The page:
The UK far-right may have been demolished at the ballot box, but they have adapted, taking their message of hatred and fear onto social media with great success. Today the most vile far-right content is just a few clicks away.
On the whole, anti-fascists have been slow to deal with this emerging threat, with keyboard warriors and social media enablers able to garner huge views online for their often anti-Muslim, conspiratorial posts and videos. We need to get better at providing more compelling counter-narratives, at reporting hateful content online, exposing their lies and at disrupting the online activities of our opponents.
The so-called ‘alt-right’ movement has been chipping away at the building blocks of the post-war consensus around liberal values and liberal democracy. Using social media as their chisel, they are attempting to remove foundational and widespread anti-racist tenets by normalising ideas of racial superiority and anti-Muslim hate, and spreading conspiracy theories that undermine democratic processes. At that point, they believe, a political change which mirrors those beliefs is sure to follow. With far-right and ‘alt-right’ video content and social media accounts drawing in gigantic numbers, the threat they represent is now far greater than anything posed by the far-right on the street or at the ballot box.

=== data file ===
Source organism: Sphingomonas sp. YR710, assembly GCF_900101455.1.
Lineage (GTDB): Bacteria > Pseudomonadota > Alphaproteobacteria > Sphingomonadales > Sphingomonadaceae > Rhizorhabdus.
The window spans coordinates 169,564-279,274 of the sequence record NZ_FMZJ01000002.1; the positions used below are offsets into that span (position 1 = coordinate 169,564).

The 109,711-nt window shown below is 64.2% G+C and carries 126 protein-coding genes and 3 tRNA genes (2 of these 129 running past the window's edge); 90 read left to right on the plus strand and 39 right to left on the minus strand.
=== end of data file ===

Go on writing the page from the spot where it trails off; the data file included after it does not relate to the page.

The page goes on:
So, get online: raise up the voices of dissent and of antiracism, produce videos championing our values, run coordinated disruptions online – whatever form it takes, we must do more of it.
- Stay educated and vigilant:
The far-right may currently exist in what my HOPE not hate colleague Joe Mulhall has termed a ‘post-organisational’ state, but some fringe far-right groups still exist in the UK. Familiarise yourself with far-right symbolism and terminology, and keep abreast of new groups popping up, no matter how small.
Having said that, you don’t need to be an expert in the history of post-war fascist movements to be effective. Keep a look out for our annual ‘State of Hate’ report (2019 edition coming this month, 2018’s is here), which provides a complete analysis of the far-right in the UK.
Learn about specific slogans and acronyms, so that if you see them online or in your community, you know exactly what you’re dealing with. Try and keep on top of current far-right “talking points” and campaigns of misinformation, so that if someone repeats one of them in your presence, you are able to debunk it immediately.
- Remain flexible:
As a bonus, I’m going to end on a theme which ties the previous five points together: stay flexible.
The simple fact is this: just because one tactic has been useful in the past does not mean that it still has, or will have, that same level of effect today or in the future. Situations, technology and attitudes develop and shape our responses.
We must be prepared to continuously adapt, just as the far-right has done, in order to meet and defeat this new manifestation of an old menace.
Nick Spooner is the Digital Organiser for HOPE not hate (@hopenothate)
He tweets at: @Nick_Spooner1